p. 71-80 Allusion, Flashback

P. 71-80 FAHRENHEIT 451
Part Two
Barry 2010
An allusion is a reference to a mythological,
Biblical, literary, or historical person, place, or
thing or any reference to another work of
 Allusions are usually brief and passing.
 Allusions can enrich our reading of one text by
causing us to think about another text.
The quotes we wrote about today are
allusions. They are references in Fahrenheit
451 to the writings of James Boswell and to
the Bible.
 Often allusions are less obvious, and are not
actually quotes.
On page 38 of the novel, Beatty is yelling at
the woman who chose to burn with her books.
He says,
“Where’s your common sense? None of these
books agree with each other. You’ve been
locked up here for years with a regular
damned Tower of Babel. Snap out of it!”
His mention of the Tower of Babel is an
allusion to a story in the Bible.
In the Old Testament book of Genesis,
everyone spoke one language.
The people built a huge tower, trying to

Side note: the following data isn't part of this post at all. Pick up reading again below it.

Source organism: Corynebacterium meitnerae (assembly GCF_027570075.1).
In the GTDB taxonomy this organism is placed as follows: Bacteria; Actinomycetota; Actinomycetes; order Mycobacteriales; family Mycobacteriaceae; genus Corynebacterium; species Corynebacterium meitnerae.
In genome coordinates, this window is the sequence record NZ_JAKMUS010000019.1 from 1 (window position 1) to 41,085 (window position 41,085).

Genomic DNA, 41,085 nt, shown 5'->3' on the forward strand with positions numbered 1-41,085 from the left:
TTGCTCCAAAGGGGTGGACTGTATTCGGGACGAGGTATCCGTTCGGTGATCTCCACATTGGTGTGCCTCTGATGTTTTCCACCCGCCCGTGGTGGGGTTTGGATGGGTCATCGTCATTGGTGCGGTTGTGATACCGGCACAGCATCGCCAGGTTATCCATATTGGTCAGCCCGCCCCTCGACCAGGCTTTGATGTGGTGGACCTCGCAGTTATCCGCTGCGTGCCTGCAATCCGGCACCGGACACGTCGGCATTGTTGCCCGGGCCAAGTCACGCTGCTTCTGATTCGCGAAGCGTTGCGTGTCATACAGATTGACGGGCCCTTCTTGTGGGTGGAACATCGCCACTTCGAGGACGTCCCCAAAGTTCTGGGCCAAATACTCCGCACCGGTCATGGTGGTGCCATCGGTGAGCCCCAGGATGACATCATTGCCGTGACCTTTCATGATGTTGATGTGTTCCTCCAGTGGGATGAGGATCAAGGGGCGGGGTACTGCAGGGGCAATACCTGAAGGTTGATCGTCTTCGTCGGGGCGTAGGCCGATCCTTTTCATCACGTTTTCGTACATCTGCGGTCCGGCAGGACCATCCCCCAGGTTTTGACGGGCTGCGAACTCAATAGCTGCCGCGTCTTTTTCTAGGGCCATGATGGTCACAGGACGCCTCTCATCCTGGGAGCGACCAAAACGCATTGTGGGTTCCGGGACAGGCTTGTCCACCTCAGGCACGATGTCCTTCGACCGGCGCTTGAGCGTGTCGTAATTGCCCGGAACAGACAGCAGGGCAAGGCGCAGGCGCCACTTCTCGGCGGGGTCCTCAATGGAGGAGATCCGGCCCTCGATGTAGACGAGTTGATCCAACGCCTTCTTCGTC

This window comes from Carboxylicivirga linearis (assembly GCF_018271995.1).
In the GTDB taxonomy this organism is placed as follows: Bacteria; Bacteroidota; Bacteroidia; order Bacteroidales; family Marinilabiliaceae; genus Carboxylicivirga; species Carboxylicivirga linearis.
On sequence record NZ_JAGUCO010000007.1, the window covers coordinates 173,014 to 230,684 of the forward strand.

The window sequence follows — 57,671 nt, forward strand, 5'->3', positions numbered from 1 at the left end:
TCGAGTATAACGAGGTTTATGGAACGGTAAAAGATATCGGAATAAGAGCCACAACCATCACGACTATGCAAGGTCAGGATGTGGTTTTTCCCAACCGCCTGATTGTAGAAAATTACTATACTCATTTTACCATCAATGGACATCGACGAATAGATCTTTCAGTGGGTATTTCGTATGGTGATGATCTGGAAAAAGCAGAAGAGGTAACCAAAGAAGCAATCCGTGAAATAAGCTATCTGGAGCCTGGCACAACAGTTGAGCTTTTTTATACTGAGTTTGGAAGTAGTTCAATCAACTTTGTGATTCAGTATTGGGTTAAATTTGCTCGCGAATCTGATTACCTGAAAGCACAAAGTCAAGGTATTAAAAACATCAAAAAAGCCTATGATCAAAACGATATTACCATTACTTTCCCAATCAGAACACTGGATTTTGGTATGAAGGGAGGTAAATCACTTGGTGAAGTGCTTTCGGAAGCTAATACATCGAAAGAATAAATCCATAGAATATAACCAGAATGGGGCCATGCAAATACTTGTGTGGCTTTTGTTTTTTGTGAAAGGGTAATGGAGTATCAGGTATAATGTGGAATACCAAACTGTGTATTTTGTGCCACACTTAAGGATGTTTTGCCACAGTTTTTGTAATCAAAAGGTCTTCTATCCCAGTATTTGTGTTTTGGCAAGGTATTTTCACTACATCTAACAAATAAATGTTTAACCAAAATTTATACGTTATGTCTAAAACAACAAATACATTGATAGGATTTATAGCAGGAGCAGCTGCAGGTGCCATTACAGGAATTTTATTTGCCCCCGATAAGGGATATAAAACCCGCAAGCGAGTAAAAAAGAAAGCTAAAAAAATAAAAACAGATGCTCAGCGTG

get to heaven.
God realized they needed to be
restrained from accomplishing so much.
He confused, or mixed up, their language
so that everyone spoke different
Mention of the Tower of Babel now means
confusion and corruption of language, the
disagreement between different languages, or
the inability to communicate.
 What do you think Beatty meant by saying this
to the woman?
A flashback is a scene that interrupts the
action of a work to show a previous event.
 Flashbacks often serve to illuminate the
current action by showing an event from the
 Usually, flashbacks represent a character’s
memories of some past event.
Can you find the flashback on page 78?
“Once as a child he had sat upon a yellow dune by
the sea in the middle of the blue and hot summer
day, trying to fill a sieve with sand, because a
cruel cousin had said, “Fill this sieve and you’ll
get a dime!” And the faster he poured, the faster
it sifted through with a hot whispering. His hands
were tired, the sand was boiling, the sieve was
empty. Seated there in the midst of July, without a
sound, he felt the tears move down his cheeks.”
Read the next paragraph on page 78.
 How is the idea of the sand and the sieve relevant
to Montag’s current experiences? In other words,
what reminds him of his experience with the sand
and the sieve in the past?
Look through last night’s reading and find
another flashback.
 Why does Montag flash back to the afternoon he
spoke with the old man in the park?